• Anna  On December 6, 2013 at 8:42 pm

      Hi Hayley, are you based in UK? I am a PhD researcher in South England and looking for super recognizers to take part in my research. We cover travel expenses and reimburse you for your time. Please get in touch if you are intersteted at abobak@bournemouth.ac.uk

  • C. Wright  On November 25, 2012 at 8:18 pm

    Thanks for your comment Hayley. If all you write is true I’d say you are a super-recognizer, but you didn’t beat me on the car test! I hope you took a screen printout of your test results. Have you had a crack at these tests? http://www.testmybrain.org/ I haven’t had much time to look for more tests lately, unfortunately.

  • Hayley  On November 25, 2012 at 10:09 pm

    Yup! i sure did take a screen print! What’d you score on the car test? I think real cars would’ve been easier for me, ill check those out 🙂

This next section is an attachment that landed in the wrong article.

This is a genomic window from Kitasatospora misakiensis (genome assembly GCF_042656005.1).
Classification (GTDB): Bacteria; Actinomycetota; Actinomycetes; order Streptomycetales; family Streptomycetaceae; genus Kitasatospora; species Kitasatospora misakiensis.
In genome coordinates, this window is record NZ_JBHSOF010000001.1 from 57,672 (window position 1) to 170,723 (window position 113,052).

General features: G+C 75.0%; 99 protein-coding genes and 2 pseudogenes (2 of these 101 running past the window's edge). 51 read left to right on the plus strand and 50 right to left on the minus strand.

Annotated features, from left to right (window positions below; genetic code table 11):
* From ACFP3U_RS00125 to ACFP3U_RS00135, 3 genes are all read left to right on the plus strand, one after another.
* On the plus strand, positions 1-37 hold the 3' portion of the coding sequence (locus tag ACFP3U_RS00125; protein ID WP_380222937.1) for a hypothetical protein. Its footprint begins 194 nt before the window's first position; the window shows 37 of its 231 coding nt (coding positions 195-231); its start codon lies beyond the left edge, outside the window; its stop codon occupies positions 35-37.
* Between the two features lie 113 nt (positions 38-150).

• C. Wright  On November 25, 2012 at 10:30 pm

    My score on the car test was 62 out of 72 (86%). I did it a while ago. At the time they gave no average score to compare mine with. I have no interest in late model cars (love ones from the early 1960’s though). I think I did well in the test because I am such a try-hard.

  • Anna  On December 6, 2013 at 8:41 pm

    Hi all, my name is Anna and I am an UK based PhD researcher looking for super-recognizers for my eye-movement research. If you live in UK and would be interested in taking part, please contact me. Our lab will cover your travel expenses and reimburse you for your time. Contact details are available here-http://staffprofiles.bournemouth.ac.uk/display/abobak Cheers, Anna


  • By Funghitown – Margot's Pizza on March 14, 2018 at 2:54 am

    […] backstory: My friend Jennifer Jarett first introduced me to Gruppo in the East Village, so this pie is indirectly influenced by her as […]